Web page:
The new Czech president is a former NATO general and that is good news for Ukraine | Abroad

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The election of Petr Pavel as president of the Czech Republic has further anchored that country in the West. That is good news for Ukraine, which is counting on more support.

Pavel (61) will take his oath of office on March 9. He then succeeds Miloš Zeman as head of state, who campaigned for closer cooperation with Russia, but who was no longer eligible for election after two terms in office. Petr Pavel, former head of NATO’s military committee and supporter of military aid to Ukraine, was elected president of the Czech Republic on Saturday. The retired general won against controversial billionaire and former prime minister Andrej Babis, who had been acquitted just days earlier in a trial over fraud involving EU subsidies.

Petr Pavel is considered a hero of the war in the former Yugoslavia, in which he contributed in particular to the liberation of French soldiers. With his unit he helped the French escape when they were surrounded by Croatian and Serbian soldiers. Pavel received a French award for this. He then became Chief of the Czech General Staff and, from 2015 to 2018, was Chairman of the NATO Military Committee, the highest military post in the Atlantic Alliance. He was the first general from a former Eastern Bloc country to hold that position.

The former commando paratrooper – always with a neatly trimmed white beard – is a staunch defender of his country’s membership of the European Union (he would like to introduce the euro) and NATO.


Pavel’s election prompted an outpouring of congratulations from senior Baltic officials who are uneasy about Vladimir Putin’s ambitions in their regions. Ursula von der Leyen, President of the European Commission, called Pavel’s experience in security, defense and foreign relations “invaluable in maintaining and strengthening Europe’s unity at the service of Ukraine.” German President Frank-Walter Steinmeier, for his part, stressed that ‘the Russian offensive war against Ukraine demonstrates more than ever the importance of cohesion within the European Union and NATO’.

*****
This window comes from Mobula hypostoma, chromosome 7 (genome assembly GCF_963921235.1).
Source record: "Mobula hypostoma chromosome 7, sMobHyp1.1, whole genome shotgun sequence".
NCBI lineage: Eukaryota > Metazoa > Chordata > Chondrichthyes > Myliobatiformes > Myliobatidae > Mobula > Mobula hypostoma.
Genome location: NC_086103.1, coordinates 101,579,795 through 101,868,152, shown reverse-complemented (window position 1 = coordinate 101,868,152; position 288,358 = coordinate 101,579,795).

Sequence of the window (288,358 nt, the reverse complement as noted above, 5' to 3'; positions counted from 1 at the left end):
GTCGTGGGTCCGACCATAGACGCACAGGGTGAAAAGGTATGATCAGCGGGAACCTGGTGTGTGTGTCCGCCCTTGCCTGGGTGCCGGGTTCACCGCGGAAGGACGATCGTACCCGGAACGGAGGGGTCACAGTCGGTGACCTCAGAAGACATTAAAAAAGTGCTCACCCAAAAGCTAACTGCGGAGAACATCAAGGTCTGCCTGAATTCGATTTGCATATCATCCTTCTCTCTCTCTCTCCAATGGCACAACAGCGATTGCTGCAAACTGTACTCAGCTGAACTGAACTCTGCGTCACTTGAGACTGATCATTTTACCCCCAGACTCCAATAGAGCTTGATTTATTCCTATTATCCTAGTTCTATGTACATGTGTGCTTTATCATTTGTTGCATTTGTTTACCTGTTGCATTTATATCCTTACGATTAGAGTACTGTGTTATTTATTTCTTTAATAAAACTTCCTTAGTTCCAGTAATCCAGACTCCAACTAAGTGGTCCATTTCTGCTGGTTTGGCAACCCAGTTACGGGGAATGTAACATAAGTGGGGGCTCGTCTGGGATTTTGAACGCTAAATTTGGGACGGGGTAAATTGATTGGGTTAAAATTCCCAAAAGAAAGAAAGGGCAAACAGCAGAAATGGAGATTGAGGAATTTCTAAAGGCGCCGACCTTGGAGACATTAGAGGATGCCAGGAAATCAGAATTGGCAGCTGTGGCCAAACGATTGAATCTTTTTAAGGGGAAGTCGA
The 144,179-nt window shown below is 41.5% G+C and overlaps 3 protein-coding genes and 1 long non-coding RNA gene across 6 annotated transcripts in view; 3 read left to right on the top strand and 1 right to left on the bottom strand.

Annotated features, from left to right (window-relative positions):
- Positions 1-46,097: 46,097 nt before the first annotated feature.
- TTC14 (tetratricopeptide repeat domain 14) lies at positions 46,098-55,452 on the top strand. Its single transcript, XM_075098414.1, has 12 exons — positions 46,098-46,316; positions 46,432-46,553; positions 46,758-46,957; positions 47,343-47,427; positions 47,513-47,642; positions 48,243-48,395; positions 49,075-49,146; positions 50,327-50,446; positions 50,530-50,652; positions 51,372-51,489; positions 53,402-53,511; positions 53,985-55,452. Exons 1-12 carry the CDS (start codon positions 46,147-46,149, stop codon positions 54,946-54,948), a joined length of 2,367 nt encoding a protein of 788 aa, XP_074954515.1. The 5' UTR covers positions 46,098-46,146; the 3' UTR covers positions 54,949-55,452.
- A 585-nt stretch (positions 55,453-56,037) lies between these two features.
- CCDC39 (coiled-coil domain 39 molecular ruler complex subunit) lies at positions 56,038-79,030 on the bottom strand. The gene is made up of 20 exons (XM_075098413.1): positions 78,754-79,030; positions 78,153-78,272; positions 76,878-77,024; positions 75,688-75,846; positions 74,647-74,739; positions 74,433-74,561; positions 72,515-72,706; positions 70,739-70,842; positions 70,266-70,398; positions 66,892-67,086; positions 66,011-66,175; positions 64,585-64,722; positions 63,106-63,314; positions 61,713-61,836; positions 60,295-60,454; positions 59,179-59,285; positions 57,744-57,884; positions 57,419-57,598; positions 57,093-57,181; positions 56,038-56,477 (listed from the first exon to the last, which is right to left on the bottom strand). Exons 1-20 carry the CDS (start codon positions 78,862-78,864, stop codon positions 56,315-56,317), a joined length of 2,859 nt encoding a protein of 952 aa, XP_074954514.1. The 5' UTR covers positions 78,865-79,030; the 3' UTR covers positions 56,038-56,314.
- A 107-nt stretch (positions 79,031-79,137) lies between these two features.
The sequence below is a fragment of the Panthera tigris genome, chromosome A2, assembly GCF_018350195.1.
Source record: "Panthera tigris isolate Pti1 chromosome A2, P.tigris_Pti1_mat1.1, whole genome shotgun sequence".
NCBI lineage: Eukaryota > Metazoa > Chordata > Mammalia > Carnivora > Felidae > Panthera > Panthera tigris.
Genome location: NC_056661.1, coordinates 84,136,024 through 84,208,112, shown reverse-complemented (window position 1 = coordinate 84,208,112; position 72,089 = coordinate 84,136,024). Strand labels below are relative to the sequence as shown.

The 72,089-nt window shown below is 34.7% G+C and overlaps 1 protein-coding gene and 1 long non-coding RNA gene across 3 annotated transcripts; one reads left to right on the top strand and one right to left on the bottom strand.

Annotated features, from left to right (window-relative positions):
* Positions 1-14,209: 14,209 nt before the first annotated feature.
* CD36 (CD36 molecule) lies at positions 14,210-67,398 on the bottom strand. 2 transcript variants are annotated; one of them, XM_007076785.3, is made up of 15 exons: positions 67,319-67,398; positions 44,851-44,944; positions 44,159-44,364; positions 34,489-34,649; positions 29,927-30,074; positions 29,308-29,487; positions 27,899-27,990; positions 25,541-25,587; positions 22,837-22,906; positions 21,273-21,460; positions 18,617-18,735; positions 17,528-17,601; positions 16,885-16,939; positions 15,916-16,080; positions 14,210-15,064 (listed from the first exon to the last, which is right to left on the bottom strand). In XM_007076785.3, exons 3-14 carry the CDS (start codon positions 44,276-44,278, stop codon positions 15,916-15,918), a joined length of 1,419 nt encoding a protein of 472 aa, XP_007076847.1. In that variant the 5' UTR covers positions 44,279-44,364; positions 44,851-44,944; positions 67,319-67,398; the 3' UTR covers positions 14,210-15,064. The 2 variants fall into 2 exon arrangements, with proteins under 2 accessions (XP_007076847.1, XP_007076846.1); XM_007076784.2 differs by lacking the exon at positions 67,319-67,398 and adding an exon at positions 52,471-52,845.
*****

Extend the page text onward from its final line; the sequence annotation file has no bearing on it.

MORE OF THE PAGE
The partyless Pavel promised his compatriots, torn apart by a fierce election campaign and polarization, to be an independent president, unaffected by party politics. And also to continue to help Ukraine. He wants to support Kiev’s attempt to join the EU. “Of course, Ukraine must first meet all the conditions to become a member, such as progress in the fight against corruption. But I think it is entitled to the same opportunities we had in the past,” he said.

Petr Pavel and wife Eva celebrate the victory with their supporters. © AP

In the Czech Republic, which is a member of the EU and NATO, the president does not only have representative tasks. He also appoints the government and constitutional judges. He also represents the country externally and is the commander-in-chief of the armed forces, with operational foreign and defense policy being the responsibility of the government. During the election campaign, his rival Babiš tried to portray Pavel as a warmonger. During the campaign, Pavel repeatedly called for continued support for Ukraine in the fight against the aggressor Russia.

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